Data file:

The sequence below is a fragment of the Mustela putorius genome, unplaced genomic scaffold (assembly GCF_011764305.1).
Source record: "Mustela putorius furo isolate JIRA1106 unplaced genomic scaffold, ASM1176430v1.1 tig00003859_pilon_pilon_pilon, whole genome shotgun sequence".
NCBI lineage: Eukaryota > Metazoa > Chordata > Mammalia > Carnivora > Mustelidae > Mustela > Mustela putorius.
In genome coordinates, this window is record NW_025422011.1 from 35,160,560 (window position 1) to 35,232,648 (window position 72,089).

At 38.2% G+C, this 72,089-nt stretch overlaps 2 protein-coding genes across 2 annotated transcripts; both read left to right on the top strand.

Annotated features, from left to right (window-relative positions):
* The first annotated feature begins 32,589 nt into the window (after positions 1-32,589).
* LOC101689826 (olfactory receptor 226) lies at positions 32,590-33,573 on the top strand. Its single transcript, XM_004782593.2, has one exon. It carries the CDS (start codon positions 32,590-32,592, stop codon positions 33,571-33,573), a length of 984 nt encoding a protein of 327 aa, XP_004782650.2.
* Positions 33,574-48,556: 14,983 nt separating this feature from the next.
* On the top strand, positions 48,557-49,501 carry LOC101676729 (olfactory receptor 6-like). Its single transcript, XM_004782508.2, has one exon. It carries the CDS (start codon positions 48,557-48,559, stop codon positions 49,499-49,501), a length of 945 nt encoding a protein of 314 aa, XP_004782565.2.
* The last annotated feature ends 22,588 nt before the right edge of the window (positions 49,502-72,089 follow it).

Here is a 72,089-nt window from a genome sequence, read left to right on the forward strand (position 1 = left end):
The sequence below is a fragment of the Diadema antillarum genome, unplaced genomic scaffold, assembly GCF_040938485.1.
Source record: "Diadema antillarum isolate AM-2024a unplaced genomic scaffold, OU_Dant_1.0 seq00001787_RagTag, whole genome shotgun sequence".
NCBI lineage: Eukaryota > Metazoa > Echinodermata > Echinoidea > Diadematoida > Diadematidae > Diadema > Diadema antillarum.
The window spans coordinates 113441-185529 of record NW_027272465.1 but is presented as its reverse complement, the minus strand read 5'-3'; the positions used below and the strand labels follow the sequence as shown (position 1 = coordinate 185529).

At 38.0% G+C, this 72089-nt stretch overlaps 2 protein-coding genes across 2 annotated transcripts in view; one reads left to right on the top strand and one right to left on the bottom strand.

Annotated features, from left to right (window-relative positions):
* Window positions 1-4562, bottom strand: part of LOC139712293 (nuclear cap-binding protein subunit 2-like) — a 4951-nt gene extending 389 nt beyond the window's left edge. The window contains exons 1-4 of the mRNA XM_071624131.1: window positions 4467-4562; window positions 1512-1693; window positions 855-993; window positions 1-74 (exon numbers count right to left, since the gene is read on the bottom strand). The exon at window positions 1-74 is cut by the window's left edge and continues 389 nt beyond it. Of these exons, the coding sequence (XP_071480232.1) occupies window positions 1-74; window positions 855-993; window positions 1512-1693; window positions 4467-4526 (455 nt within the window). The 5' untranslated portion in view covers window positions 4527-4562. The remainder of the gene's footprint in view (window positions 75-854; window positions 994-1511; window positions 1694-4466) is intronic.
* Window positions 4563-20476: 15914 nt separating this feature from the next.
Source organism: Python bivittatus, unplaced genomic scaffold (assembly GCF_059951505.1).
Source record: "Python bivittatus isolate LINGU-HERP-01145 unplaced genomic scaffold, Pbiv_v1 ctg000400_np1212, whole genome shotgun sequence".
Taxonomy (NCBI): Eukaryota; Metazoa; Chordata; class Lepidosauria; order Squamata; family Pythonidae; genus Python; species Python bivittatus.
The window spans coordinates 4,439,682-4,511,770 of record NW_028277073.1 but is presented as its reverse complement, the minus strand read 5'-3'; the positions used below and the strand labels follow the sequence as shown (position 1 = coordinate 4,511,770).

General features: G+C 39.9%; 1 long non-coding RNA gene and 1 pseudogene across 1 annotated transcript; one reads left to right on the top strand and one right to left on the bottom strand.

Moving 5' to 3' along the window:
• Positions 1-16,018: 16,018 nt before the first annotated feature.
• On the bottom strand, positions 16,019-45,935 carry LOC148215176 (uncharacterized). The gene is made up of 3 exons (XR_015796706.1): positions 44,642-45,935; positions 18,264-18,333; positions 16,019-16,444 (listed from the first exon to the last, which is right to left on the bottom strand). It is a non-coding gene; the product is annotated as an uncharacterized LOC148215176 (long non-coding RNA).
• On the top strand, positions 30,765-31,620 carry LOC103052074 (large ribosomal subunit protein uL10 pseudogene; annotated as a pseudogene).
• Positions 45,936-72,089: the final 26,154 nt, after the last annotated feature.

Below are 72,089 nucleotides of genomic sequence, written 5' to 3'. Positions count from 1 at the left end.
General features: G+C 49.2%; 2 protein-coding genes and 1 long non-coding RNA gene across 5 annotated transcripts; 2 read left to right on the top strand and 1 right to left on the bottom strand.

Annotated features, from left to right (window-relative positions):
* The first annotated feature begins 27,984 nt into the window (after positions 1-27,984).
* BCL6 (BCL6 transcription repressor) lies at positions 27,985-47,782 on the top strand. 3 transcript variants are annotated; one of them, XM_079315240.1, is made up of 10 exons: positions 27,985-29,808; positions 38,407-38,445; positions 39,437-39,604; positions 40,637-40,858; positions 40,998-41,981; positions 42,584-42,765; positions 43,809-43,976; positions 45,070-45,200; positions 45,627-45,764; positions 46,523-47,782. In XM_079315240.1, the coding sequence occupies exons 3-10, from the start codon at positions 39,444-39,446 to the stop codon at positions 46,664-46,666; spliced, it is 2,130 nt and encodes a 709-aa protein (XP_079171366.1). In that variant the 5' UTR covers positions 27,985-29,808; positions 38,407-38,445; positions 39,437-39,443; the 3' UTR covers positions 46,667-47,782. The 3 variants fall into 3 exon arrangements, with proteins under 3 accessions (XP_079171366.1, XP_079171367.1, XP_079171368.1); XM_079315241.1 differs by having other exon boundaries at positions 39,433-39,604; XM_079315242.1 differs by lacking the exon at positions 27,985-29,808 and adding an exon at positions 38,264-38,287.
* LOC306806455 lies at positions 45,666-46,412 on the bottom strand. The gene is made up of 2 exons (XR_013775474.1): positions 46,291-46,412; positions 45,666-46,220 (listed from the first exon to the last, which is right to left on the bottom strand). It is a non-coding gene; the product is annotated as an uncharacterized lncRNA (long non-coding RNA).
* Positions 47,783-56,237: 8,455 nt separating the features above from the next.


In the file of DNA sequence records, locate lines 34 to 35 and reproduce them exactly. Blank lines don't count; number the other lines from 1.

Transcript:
* The first annotated feature begins 27,984 nt into the window (after positions 1-27,984).
* BCL6 (BCL6 transcription repressor) lies at positions 27,985-47,782 on the top strand. 3 transcript variants are annotated; one of them, XM_079315240.1, is made up of 10 exons: positions 27,985-29,808; positions 38,407-38,445; positions 39,437-39,604; positions 40,637-40,858; positions 40,998-41,981; positions 42,584-42,765; positions 43,809-43,976; positions 45,070-45,200; positions 45,627-45,764; positions 46,523-47,782. In XM_079315240.1, the coding sequence occupies exons 3-10, from the start codon at positions 39,444-39,446 to the stop codon at positions 46,664-46,666; spliced, it is 2,130 nt and encodes a 709-aa protein (XP_079171366.1). In that variant the 5' UTR covers positions 27,985-29,808; positions 38,407-38,445; positions 39,437-39,443; the 3' UTR covers positions 46,667-47,782. The 3 variants fall into 3 exon arrangements, with proteins under 3 accessions (XP_079171366.1, XP_079171367.1, XP_079171368.1); XM_079315241.1 differs by having other exon boundaries at positions 39,433-39,604; XM_079315242.1 differs by lacking the exon at positions 27,985-29,808 and adding an exon at positions 38,264-38,287.